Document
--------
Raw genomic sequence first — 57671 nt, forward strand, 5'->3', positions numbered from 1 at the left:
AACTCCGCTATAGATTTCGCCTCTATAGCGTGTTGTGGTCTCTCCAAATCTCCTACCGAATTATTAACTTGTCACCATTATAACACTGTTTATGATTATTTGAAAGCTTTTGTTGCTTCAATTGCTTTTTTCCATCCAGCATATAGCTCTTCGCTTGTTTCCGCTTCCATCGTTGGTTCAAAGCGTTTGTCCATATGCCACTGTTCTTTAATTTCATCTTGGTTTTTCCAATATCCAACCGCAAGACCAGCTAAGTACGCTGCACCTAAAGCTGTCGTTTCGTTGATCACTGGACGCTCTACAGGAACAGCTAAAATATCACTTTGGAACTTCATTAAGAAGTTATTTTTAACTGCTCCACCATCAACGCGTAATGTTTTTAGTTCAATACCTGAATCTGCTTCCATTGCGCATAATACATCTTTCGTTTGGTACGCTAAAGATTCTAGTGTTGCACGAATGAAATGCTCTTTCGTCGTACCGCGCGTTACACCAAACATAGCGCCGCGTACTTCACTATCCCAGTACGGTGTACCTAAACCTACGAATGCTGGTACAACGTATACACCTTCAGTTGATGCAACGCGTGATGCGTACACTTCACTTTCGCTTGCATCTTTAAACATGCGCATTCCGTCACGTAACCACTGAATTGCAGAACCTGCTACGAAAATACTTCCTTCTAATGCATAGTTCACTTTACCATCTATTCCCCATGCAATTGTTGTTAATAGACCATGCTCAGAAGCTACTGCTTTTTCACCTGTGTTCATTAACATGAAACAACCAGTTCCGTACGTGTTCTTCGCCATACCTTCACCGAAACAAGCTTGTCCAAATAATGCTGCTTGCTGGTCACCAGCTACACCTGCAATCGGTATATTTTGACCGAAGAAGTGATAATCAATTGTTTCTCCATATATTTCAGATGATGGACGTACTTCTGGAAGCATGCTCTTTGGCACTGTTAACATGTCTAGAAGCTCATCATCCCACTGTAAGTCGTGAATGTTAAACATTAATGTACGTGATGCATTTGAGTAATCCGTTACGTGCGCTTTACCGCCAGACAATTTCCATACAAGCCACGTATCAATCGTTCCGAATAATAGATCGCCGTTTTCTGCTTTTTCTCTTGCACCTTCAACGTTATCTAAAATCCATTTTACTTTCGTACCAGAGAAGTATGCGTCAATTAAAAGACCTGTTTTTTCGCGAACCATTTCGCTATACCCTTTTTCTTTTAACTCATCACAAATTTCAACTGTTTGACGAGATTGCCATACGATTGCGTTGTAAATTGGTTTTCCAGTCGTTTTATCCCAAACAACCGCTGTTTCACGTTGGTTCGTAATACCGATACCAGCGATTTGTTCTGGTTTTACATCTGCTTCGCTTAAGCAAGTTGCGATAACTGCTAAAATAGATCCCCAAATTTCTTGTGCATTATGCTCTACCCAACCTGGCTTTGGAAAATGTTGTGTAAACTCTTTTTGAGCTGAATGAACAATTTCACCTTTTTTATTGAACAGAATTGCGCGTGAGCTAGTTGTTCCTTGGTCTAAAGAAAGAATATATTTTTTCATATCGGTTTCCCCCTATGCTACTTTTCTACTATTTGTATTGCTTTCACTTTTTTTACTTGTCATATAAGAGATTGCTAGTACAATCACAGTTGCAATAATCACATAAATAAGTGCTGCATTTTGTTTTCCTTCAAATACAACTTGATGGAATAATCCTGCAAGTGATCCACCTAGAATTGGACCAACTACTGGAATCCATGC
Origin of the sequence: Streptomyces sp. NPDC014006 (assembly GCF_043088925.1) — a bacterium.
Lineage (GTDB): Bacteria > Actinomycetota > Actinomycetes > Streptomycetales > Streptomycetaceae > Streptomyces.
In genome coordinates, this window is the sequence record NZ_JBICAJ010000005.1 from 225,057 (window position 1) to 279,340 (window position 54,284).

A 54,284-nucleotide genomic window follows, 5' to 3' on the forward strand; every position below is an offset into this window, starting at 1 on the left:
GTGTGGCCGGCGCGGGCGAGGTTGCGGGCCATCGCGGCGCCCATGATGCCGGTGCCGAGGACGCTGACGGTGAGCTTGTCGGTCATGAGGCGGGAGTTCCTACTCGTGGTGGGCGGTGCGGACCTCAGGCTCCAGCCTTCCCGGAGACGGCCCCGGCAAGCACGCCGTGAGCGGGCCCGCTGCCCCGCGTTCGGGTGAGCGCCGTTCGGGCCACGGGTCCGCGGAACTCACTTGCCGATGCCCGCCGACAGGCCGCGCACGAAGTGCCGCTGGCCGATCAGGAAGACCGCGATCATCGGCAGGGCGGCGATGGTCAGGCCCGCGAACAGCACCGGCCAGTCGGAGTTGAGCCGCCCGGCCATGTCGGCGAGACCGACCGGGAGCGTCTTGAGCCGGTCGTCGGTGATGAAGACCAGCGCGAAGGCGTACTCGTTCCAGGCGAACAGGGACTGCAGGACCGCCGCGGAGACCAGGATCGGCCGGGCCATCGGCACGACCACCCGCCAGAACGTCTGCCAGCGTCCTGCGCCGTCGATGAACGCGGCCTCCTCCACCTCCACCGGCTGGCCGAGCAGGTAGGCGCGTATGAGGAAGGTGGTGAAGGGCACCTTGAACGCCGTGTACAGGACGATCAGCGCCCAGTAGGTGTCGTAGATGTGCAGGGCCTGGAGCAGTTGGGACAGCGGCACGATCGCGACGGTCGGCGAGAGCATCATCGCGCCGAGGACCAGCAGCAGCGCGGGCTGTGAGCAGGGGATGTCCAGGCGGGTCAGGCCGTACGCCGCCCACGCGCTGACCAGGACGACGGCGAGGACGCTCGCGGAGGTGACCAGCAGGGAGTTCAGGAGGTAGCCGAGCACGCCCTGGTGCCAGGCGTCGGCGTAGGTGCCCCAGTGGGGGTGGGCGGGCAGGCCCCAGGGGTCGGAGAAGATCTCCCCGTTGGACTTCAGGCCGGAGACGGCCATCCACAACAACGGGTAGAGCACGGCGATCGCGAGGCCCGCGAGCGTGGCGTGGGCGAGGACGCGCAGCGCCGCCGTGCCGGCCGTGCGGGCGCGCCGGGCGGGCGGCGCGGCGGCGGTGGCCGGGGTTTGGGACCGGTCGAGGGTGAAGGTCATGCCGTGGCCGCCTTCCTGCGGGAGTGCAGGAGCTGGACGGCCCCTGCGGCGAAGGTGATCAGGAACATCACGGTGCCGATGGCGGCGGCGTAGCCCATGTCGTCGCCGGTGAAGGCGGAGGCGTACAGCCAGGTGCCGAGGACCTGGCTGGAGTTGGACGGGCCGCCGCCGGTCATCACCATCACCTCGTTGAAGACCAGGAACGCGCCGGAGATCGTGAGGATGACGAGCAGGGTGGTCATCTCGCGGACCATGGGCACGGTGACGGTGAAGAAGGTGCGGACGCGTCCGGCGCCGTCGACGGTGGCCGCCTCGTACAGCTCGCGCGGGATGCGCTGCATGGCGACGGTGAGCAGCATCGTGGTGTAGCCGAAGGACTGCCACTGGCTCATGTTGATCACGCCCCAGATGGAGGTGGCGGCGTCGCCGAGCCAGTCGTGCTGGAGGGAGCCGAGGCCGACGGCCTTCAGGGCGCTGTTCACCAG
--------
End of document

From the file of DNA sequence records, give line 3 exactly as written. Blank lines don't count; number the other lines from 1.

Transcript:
Origin of the sequence: Streptomyces sp. NPDC014006 (assembly GCF_043088925.1) — a bacterium.